Category Archives: Economy

Gou Plans to Take a Step Back

Perhaps this explains why we have been getting a few mixed messages from Foxconn lately.

TAIPEI (Reuters) – The chairman of Taiwan’s Foxconn, an assembler of Apple Inc’s iPhones, said on Monday he plans to step down in the coming months to pave the way for younger talent to move up the company’s ranks.


Terry Gou, speaking on the sidelines of an event in Taipei, said that while he planned to resign as Foxconn chairman, he hoped to remain involved in strategic decisions regarding the company’s business.

When asked by Reuters if he would quit as chairman, Gou said he was moving in that direction, although any decision needed to be discussed with the company’s board.

“I don’t know where you got the information from. But I have to say, basically, I’m working toward that direction – to walk back to the second line, or retire,” Gou said.

“I will be involved in the major direction of the company, but not involved in daily operations.

“I’m already 69 years old. I can pass down my 45 years of experience. That’s the goal I set up – to let young people learn sooner and take over sooner and to replace my position sooner.”

Gou said his plans would be discussed with the board of Foxconn, formally known as Hon Hai Precision Industry Co Ltd, in the coming months and shareholders would be told at the AGM in June.

Foxconn Buys Building in Madison


Foxconn Technology Group confirmed plans to buy a building on the Capitol Square in Madison currently owned by BMO Harris Bank to establish another innovation center in Wisconsin.

The company announced the purchase of the property at 1 W. Main St. on Friday morning. The building will be renamed Foxconn Place Madison and Foxconn says it will connect the University of Wisconsin-Madison and regional suppliers with the company’s Wisconn Valley Science and Technology Park in Mount Pleasant.

BizTimes Media first reported on Foxconn’s plans to buy the property in March. 

Foxconn has previously announced a number of other innovation centers around the state, including in Green Bay, Eau Claire, Milwaukee and downtown Racine. An article from The Verge this week suggested many of the projects have not made significant progress.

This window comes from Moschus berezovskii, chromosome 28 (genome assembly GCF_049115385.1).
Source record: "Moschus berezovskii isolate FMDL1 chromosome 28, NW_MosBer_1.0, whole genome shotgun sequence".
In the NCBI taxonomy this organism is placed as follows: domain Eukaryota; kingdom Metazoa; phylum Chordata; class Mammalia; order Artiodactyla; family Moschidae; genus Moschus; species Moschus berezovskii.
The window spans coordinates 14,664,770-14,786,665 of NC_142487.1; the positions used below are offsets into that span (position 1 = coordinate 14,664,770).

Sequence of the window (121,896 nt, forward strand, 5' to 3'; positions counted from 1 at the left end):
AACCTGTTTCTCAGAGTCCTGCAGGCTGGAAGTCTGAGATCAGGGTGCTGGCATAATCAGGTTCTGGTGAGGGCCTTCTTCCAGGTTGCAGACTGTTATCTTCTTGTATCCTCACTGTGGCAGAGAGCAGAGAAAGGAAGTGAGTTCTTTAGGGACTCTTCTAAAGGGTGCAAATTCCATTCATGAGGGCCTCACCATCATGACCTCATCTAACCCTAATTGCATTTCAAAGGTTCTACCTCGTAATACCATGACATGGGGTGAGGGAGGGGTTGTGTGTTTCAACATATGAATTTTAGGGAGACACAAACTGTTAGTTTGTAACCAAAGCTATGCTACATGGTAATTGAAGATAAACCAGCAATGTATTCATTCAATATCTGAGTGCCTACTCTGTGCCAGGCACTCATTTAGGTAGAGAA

Local Business Innovating and Doing Good

Here’s a fantastic write-up about a local West Bend business that is doing great things by innovating and disrupting.

Born between 1946 and 1964, the Baby Boomer generation came along right after WWII. They make up about 26% of the entire United States population, a number that is only matched by Millenials. They own the majority of the homes in the United States and, in fact, usually own more than one property. With such numbers, boomers are determined to change the way we age in America. They will not settle for the care and surroundings that their own parents received. The boomers want to remain independent and in their own homes.

In a world of Uber, GrubHub, and Amazon, at-home caregiving and independence-enabling services will be the “go to” for our aging neighborhoods. GrandCare Systems, located in the heart of downtown West Bend, has been on the cutting edge of the digital caregiving bubble since the late 2000s. We had a chance to sit down with co-founding members, Charlie and Gaytha Hillman to find out more.